If you fail to pay your student loan, you probably won't find a team of armed U.S. marshals at your front door, as one Texas man did recently. But it’s still a very bad idea to ignore that debt.
In most respects, defaulting on a student loan has exactly the same consequences as failing to pay off a credit card. But in one key respect, it can be much worse. Most student loans are guaranteed by the federal government, and the feds have got powers that debt collectors can only dream about. It probably won’t be as bad as armed marshals at your door, but it could get very unpleasant.
Here’s what happens.
First You’re ‘Delinquent’
That means that any new applications for credit may be denied, or given only at the higher interest rates available to risky borrowers. A bad credit rating can follow you in other ways. Potential employers often check the credit ratings of applicants and use it as a measure of your character. So do cell phone service providers, who may deny you the service contract you want. Utility companies may demand a security deposit from customers they don’t consider creditworthy. A prospective landlord might reject your application, too.
Next, You’re ‘In Default’
When your payment is 270 days late, it is officially “in default.” The financial institution you owe the money to refers the problem to a collection agency. The agency will do its best to make you pay up, short of actions that are prohibited by the Fair Debt Collection Practices Act. Debt collectors also may tack on fees to cover the cost of collecting the money.
It may be years down the road before the federal government gets involved, but when it does, its powers are considerable. It can seize your tax refund, and apply it to your outstanding debt. It can “garnish” your paycheck, meaning it will contact your employer and arrange for a portion of your salary to be sent directly to the government.
What You Can Do
These dire consequences can be avoided, but you need to act before your loan is in default. Several federal programs are designed to help, and they are open to all who have federal student loans, such as Stafford or Grad Plus loans, although not to parents who borrowed for their children.
- Three similar programs, called Income-Based Repayment (IBR), Pay As You Earn (PAYE) and Revised Pay As You Earn (REPAYE), reduce loan payments to an affordable level, based on the applicant’s income and family size. The government may even contribute part of the interest on the loan and will forgive any remaining debt after you make your payments over a period of years.
This last feature, by the way, is the origin of the nickname “Obama Student Loan Forgiveness Program.” The balance is indeed forgiven, but only after 20 to 25 years of payments. And the payments may be reduced to zero, but only while the indebted person has a very low income.
- The Public Service Loan Forgiveness Program is designed specifically for people who work in public service jobs, either for the government or for a nonprofit organization. People who participate may be eligible for federal debt forgiveness after 10 years on the job and 10 years of payments.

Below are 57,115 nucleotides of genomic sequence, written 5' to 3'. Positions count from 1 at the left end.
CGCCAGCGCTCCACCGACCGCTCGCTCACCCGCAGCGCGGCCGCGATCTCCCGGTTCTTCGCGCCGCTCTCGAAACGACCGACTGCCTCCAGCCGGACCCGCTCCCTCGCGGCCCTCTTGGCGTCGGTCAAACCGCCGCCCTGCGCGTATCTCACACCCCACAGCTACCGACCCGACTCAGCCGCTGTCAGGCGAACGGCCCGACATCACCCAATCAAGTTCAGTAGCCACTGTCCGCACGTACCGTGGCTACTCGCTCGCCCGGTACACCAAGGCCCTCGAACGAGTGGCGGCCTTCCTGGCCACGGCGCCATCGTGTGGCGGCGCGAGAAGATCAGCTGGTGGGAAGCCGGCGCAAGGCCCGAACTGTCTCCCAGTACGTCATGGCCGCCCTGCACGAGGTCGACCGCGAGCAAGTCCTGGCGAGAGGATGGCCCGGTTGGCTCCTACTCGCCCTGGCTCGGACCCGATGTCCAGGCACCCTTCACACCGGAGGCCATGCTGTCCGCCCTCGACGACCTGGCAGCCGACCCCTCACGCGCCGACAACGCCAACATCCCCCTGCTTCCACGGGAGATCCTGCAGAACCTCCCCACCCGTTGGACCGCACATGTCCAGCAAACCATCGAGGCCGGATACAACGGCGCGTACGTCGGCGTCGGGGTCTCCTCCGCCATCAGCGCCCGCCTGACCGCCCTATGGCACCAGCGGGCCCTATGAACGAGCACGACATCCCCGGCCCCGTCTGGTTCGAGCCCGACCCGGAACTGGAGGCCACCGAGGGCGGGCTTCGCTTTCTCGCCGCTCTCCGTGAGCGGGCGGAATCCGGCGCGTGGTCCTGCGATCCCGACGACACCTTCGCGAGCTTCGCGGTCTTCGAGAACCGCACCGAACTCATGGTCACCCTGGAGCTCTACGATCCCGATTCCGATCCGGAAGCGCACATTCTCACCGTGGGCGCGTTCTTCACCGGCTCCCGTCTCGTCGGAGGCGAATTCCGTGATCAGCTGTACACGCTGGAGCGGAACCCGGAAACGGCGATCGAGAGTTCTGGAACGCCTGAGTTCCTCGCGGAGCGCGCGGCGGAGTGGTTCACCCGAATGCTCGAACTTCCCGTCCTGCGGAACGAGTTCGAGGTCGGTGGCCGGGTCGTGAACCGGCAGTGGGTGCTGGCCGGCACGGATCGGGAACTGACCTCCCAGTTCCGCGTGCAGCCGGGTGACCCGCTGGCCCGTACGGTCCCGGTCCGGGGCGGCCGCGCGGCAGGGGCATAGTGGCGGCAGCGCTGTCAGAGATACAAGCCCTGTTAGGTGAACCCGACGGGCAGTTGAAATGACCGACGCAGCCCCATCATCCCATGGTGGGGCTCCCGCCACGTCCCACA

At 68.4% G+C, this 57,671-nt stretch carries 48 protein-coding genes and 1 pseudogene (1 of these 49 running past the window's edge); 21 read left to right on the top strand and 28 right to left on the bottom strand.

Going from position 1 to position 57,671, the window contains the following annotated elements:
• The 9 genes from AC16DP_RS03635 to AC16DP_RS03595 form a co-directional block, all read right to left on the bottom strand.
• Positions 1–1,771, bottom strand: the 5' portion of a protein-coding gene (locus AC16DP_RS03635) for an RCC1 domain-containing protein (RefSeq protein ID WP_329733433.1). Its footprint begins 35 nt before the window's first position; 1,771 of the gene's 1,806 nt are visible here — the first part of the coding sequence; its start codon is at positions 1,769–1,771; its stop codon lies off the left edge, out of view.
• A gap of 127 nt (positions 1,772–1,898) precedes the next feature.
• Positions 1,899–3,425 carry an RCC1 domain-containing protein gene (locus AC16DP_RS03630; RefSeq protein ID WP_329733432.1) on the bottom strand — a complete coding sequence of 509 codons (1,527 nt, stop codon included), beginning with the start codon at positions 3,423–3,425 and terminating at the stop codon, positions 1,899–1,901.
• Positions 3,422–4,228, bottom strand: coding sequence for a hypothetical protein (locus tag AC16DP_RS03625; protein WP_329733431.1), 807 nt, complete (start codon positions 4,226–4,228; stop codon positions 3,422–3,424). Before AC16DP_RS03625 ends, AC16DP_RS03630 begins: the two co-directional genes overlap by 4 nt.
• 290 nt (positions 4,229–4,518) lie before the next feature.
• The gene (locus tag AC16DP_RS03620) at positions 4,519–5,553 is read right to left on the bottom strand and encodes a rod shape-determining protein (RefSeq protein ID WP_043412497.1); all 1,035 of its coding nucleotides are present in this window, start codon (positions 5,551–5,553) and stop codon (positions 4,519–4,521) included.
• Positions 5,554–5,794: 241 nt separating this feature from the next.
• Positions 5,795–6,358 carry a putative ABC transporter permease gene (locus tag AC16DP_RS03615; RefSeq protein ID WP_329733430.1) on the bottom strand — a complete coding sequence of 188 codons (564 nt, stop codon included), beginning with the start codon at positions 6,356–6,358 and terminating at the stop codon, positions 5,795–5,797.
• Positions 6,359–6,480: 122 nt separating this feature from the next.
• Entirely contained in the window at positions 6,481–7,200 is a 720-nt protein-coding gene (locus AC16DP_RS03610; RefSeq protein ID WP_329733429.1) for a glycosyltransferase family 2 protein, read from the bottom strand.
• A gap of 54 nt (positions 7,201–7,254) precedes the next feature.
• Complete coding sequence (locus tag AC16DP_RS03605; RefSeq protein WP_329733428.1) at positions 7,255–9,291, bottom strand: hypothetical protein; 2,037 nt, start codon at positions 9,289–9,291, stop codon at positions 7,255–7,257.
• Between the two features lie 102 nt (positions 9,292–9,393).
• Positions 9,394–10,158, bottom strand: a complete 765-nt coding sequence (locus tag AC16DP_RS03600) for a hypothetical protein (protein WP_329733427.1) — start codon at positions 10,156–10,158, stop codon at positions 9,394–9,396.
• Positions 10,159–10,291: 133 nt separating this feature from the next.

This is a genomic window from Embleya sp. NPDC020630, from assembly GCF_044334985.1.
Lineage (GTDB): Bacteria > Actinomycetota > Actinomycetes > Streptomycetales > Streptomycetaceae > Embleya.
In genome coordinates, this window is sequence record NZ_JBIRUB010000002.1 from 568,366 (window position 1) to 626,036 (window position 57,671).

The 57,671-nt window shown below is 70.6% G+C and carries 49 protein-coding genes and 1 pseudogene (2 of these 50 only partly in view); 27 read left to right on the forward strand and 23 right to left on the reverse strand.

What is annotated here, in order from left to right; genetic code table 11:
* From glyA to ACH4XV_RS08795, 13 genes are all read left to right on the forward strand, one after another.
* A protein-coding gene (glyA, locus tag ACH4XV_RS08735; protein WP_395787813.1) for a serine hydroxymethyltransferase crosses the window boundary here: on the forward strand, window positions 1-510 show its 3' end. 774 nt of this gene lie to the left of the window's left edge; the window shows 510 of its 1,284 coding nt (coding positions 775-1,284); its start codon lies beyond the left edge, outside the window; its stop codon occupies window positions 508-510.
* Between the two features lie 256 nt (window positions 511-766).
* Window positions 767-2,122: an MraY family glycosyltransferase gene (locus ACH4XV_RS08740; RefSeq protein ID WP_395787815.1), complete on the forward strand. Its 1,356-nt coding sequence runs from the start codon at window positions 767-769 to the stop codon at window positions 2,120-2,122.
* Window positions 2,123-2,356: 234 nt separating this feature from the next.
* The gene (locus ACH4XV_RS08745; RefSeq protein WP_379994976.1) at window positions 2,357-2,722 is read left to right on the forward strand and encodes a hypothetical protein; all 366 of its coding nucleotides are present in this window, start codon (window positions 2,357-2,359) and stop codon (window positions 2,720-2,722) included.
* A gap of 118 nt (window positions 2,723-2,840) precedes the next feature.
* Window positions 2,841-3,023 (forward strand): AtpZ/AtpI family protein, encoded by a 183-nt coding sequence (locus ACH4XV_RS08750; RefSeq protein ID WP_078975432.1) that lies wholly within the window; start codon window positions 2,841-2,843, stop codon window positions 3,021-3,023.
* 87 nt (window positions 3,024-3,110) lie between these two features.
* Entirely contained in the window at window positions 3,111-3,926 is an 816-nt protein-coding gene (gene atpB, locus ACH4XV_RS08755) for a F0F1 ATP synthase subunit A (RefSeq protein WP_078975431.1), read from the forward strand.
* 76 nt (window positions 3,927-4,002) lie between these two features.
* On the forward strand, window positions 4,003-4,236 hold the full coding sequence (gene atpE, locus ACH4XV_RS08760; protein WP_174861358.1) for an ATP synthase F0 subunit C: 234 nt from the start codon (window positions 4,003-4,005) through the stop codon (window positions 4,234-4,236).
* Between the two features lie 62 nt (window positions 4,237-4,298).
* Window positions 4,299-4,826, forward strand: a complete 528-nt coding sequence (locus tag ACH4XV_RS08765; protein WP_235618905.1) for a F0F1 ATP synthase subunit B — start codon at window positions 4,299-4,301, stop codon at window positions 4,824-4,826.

Details of these federal programs are available online, as is information about eligibility.
It is important to remember that none of these programs are available to people whose student loans have gone into default.
A good first step is to contact your lender as soon as you realize that you may have trouble keeping up with your payments. They may be able to work with you on a more doable repayment plan or steer you toward one of the federal programs.
There is an upside to student debt. If you keep up your payments, it will improve your credit score. According to Experian, consumers with student loan debt on average have a higher credit score than those who are student-debt free. That solid credit history can be crucial to a young adult going for a first car loan or a home mortgage.
There was a man who found himself with armed U.S. marshals on his doorstep. He borrowed the money 29 years ago and failed to repay the loan. The government finally sued. According to the U.S. Marshals Service, several attempts to serve him with a court order failed. Contacted by phone back in 2012, he refused to appear in court. A judge issued an arrest warrant for him that year, citing his refusal to appear. When the marshals finally confronted him outside his home, he told CNN, he “went inside to get my gun because I didn’t know who these guys were.”
And that’s how you end up facing an armed posse of U.S. marshals, with local police as backup, for failure to pay a student loan of $1,500. (For the record, the man says he thought he’d paid the debt, didn’t know about the arrest warrant and doesn’t remember the phone call.)
But even this sorry story has a reasonably happy ending. Hauled into court at last, the man agreed to pay off his ancient student loan, plus accrued interest, at the rate of $200 a month. After 29 years of interest, the $1,500 debt had grown to around $5,700.
The government and the banks have an excellent reason for working with people who are having trouble paying off their student loans. Student loan debt has reached an all-time high, with an estimated 40 million people now owing an average balance of $29,000, according to the credit report company Experian. You may be sure the banks and the government are as anxious to get the money as you are about repaying it.
Just make sure you alert them as soon as you see potential trouble ahead. Ignoring the problem will only make it worse.